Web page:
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A group of Johns Hopkins computer scientists think that data mining Twitter can lead to insights in common mental illnesses. It would work in a way similar to that used to map disease outbreaks such as flu, but this time focus on depression and other mental illnesses.
The technique involves mining Twitter streams for mention of mental health diagnosis in individual tweets and then adding that account to a database to be followed. With several thousand of these, the data mining can extrapolate tweets and analyze the streams overall to discover language cues that are linked to certain disorders.
A test run of the idea gave them a quick, inexpensive data collection on post-traumatic stress disorder, depression, bipolar disorder, and seasonal affective disorder. Their research was presented at three scientific conferences over the year, showing that the analysis could provide a much less difficult way to collect valuable data for analysis.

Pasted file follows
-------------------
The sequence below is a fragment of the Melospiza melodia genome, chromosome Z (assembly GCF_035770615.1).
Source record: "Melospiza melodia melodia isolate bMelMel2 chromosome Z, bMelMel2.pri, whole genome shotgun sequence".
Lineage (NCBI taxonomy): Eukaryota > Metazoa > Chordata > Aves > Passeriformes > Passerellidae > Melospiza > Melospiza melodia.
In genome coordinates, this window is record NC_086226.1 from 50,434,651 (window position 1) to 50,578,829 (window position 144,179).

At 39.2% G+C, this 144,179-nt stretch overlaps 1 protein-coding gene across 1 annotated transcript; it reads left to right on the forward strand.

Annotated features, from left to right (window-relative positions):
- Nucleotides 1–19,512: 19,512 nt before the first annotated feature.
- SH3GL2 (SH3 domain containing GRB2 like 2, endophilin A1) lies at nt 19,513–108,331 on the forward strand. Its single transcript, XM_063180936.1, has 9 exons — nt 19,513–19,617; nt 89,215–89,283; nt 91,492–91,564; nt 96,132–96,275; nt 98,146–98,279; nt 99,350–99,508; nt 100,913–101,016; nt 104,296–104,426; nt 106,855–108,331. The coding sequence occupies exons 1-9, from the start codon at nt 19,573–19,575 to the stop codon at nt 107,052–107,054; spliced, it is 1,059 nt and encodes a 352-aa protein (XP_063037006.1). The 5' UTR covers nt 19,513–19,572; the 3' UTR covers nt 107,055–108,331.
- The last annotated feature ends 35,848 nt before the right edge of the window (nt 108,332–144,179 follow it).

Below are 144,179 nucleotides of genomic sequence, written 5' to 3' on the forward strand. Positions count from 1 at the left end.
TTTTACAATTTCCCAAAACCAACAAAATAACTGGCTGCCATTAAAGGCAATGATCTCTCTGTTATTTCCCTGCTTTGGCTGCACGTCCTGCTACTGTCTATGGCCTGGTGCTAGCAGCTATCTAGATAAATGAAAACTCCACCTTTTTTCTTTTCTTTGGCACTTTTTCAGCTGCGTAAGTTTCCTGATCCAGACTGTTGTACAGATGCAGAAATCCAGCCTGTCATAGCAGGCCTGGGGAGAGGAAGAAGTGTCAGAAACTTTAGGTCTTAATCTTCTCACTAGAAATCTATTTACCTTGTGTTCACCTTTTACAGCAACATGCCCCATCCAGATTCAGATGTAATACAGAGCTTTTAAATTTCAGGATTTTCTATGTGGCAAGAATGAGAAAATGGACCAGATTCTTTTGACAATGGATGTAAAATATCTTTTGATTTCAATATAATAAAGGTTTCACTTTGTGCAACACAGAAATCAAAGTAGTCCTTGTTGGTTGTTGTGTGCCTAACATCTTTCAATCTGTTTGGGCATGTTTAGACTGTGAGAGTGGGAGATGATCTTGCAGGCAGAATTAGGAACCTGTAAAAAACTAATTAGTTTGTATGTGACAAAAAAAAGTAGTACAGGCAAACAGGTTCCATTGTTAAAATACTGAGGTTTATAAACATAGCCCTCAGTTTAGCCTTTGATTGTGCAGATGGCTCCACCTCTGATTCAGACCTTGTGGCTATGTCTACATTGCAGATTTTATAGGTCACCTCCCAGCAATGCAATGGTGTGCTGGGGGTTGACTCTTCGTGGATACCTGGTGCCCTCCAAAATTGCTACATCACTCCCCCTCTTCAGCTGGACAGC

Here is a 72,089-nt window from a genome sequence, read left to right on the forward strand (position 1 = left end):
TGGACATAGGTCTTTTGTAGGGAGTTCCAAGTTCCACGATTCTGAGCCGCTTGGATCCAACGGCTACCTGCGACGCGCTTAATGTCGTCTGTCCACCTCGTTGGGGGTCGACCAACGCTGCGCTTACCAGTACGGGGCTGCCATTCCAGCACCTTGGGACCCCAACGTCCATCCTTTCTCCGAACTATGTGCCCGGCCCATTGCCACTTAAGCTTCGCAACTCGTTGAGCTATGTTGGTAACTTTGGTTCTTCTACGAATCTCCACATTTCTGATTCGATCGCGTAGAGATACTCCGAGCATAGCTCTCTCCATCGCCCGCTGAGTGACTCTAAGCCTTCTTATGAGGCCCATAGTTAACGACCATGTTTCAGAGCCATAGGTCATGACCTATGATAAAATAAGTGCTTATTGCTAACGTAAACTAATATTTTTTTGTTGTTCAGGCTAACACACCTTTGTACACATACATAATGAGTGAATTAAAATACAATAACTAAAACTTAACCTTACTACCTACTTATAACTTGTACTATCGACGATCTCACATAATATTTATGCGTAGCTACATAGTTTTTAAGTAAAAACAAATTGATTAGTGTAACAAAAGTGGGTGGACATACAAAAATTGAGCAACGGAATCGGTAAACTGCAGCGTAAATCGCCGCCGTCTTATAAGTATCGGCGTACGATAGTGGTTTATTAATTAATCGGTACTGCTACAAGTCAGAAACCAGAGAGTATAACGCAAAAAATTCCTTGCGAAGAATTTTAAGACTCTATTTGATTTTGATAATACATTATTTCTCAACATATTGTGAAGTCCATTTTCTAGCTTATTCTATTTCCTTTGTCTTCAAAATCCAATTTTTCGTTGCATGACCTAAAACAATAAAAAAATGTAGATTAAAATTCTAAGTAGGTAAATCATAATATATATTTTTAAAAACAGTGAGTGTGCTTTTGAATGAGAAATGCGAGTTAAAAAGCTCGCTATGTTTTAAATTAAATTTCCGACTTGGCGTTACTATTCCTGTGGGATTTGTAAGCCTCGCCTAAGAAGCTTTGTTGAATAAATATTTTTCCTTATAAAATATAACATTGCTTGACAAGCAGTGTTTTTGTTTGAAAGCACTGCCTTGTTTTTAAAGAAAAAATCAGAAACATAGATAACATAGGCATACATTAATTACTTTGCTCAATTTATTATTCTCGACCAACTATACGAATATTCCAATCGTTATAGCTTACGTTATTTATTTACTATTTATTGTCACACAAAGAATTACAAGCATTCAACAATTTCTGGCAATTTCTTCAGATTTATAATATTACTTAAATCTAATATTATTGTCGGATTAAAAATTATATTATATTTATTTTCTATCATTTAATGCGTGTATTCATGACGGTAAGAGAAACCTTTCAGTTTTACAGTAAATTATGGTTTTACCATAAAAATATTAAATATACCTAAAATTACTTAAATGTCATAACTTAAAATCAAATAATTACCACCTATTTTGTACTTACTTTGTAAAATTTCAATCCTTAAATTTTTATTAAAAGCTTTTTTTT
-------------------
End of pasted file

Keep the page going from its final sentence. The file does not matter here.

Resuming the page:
The data collection, of course, scrubbed all names associated with the tweets in order to preserve privacy and did not access private messages between users, only public posts.
Using computer technology to sift through tweets, they said, can help address the slow pace and high costs associated with collecting mental health data through surveys and other traditional methods. The researchers point out that they aren't aiming to replace traditional surveys, but instead to augment them or provide a new avenue for analysis.
The initial tests of the method showed that "mapping" instances of PTSD, for example, showed that it was more prevalent in and around military bases where deployments to conflict areas were common, proving the assumption usually made about PTSD among psychiatrists.
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